Motorist Insurance Claims

Understanding Health Insurance Claims on Personal Injury Settlements

When you receive compensation for a personal injury claim, whether through a settlement or a court decision, you may be required to satisfy other claims, often referred to as “liens,” using the proceeds. For instance, if your health insurance provider covered medical expenses related to your personal injury claim, they will typically seek reimbursement, at least in part. This is commonly known as a “subrogation lien” or “right of reimbursement,” and it usually represents a legally binding obligation that cannot be disregarded.

So, what exactly are these claims, how do they operate, and how can you address them? In this article, we will clarify the concepts of subrogation and reimbursement claims and offer guidance on how to manage them.

What Are Subrogation and Reimbursement Claims?

Subrogation and reimbursement claims, from a technical standpoint, are distinct entities. However, it’s commonplace to collectively label them as “subrogation claims.” To get started, let’s delineate the characteristics of each type of claim and elucidate their differences.

Subrogation Claims

When your health insurance company exercises subrogation, it signifies that the insurer has the option, if it so wishes, to independently pursue the party responsible for the accident to reclaim the medical expenses it covered on your behalf. However, in nearly all instances, the insurance company typically waits for you to secure a settlement or court judgment and then seeks reimbursement from you.

Reimbursement Claims

If your health insurance company possesses a reimbursement entitlement, it holds a lawful claim to request repayment from any personal injury compensation you obtain. Unlike subrogation, a reimbursement claim does not grant the insurer the authority to independently pursue recovery. Instead, the insurer must await your receipt of compensation and then request reimbursement from you.

Subrogation Notice Letters

If you’ve been in an accident, you may receive correspondence from your health insurance provider, sometimes referred to as a “subrogation letter” or a “notice of subrogation letter.” This communication will request information regarding the incident, specifically inquiring if your injury is related to your work, whether a third party was involved, and the name and contact details of the at-fault party’s insurance company.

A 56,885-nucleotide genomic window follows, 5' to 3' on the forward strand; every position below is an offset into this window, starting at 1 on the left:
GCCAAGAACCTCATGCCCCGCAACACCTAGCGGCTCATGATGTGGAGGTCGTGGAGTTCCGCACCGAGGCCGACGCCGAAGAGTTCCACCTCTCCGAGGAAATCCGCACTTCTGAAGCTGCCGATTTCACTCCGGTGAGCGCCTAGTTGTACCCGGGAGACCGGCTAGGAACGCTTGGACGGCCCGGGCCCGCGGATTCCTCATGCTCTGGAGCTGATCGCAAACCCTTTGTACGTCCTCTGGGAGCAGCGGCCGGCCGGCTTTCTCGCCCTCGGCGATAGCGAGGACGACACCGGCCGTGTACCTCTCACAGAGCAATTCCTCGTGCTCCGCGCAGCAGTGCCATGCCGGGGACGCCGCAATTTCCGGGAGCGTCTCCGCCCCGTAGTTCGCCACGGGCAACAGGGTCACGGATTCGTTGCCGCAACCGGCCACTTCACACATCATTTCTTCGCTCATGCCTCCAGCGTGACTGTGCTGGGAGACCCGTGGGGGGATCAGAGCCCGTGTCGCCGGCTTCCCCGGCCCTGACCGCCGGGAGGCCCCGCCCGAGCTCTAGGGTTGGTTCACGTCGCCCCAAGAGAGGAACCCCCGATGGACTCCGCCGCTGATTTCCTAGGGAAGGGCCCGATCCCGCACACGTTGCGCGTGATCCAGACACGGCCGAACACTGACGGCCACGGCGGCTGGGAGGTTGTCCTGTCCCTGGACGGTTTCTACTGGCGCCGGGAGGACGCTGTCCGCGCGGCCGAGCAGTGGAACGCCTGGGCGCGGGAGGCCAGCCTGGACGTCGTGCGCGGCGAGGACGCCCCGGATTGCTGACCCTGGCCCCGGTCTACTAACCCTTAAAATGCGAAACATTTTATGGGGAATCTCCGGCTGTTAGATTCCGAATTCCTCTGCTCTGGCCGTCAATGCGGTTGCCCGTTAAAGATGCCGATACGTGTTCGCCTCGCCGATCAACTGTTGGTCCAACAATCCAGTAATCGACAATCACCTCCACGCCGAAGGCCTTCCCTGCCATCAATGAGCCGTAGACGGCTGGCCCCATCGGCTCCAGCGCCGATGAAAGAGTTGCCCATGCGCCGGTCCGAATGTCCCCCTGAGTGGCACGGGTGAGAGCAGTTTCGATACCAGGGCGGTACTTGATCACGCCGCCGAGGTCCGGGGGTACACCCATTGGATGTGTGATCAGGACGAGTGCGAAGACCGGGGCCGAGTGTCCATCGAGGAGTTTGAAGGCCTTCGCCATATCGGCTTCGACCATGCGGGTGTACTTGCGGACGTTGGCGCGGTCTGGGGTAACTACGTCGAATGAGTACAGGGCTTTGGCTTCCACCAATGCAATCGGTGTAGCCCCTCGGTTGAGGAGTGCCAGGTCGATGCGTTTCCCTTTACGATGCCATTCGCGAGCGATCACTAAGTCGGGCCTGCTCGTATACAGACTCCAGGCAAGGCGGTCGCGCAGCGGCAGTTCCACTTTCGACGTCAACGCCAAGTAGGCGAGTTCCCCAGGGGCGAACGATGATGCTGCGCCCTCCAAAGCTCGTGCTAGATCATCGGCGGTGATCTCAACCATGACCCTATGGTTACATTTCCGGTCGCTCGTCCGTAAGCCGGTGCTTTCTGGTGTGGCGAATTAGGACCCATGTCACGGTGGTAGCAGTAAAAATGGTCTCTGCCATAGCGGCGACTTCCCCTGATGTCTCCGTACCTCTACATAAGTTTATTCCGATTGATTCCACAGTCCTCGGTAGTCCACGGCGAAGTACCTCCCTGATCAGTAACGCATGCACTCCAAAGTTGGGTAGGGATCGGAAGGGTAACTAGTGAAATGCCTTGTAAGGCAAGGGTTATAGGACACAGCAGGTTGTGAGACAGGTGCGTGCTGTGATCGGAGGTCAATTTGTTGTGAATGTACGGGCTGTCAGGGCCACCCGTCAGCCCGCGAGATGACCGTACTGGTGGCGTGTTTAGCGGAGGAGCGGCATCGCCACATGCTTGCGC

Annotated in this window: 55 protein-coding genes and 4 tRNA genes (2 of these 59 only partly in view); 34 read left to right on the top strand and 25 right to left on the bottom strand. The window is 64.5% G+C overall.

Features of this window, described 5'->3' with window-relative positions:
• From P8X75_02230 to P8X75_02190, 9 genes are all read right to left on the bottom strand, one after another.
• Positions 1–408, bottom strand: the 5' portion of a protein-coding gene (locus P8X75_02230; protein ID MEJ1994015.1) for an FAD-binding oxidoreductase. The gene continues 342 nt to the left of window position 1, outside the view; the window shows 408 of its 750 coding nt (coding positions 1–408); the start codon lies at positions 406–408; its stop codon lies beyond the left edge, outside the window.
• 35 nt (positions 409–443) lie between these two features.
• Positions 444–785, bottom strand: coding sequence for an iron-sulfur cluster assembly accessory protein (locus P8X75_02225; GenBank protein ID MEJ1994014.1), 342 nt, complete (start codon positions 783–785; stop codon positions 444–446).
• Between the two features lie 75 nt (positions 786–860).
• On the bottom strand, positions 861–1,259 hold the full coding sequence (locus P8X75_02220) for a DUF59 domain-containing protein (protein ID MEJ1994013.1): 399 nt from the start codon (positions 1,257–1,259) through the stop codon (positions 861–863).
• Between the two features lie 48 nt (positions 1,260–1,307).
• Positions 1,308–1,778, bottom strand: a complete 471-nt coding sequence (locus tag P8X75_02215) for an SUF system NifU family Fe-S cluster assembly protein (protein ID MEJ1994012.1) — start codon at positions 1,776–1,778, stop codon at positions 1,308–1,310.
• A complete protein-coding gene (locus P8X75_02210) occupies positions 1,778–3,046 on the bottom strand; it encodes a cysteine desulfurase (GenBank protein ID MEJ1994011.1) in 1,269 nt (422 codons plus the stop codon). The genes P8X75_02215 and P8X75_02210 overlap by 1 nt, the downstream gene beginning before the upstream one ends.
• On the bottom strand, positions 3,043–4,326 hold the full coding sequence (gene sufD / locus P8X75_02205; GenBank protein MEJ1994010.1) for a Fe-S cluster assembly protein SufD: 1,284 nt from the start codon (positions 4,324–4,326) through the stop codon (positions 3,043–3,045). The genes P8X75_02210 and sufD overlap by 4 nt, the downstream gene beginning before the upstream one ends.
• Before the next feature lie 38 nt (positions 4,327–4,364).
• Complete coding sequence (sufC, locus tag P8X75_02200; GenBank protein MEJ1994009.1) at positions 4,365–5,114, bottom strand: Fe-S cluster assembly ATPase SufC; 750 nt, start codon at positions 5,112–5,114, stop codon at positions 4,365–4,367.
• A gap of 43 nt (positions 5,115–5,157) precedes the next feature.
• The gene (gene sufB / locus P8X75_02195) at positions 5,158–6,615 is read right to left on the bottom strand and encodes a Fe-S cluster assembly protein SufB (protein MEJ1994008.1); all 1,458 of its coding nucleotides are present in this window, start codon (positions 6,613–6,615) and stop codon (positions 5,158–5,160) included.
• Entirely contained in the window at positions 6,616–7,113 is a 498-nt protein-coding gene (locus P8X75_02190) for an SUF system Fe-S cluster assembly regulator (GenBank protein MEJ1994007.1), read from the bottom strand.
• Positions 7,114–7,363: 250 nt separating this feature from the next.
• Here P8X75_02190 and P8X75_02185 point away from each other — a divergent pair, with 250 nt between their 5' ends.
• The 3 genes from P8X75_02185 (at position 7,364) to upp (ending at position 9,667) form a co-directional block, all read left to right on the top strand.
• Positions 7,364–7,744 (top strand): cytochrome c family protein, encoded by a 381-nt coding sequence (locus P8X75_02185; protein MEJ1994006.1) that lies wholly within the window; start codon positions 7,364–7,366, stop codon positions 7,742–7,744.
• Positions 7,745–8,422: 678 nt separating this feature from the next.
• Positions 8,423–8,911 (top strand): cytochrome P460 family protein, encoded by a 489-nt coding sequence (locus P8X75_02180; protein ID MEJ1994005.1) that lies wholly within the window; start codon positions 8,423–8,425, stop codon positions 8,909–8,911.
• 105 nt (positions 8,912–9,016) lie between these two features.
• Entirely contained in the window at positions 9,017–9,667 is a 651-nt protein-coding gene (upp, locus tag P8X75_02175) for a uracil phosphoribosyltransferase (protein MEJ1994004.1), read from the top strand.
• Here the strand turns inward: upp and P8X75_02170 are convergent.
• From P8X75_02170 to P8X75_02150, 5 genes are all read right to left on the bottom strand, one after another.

The letter will also inquire whether you have retained legal representation and, if so, request your attorney’s contact information. Additionally, it is likely to remind you of the insurance policy terms that grant the insurer the right to seek reimbursement from any personal injury compensation you obtain.

Frequently, your health insurer will send this subrogation letter to all parties, including attorneys and insurance companies, who are involved in your personal injury case. This practice ensures that everyone is aware of the insurer’s right to seek recovery.

The Purpose of Subrogation

Subrogation and reimbursement rights serve the purpose of ensuring that the party accountable for your injuries ultimately covers the associated expenses. Here’s the process:

Initially, your health insurance provides protection immediately following an accident because, in most cases, you don’t have another means to cover substantial medical bills that could amount to hundreds or even thousands of dollars. When you obtain compensation from the party legally responsible for the incident, your health insurer then seeks reimbursement from you using your recovery.

Since all the funds originated from the legally liable party (or their insurance company), the at-fault party has essentially shouldered the financial burden resulting from their negligent actions.

What to Do If Your Insurer Claims a Subrogation Lien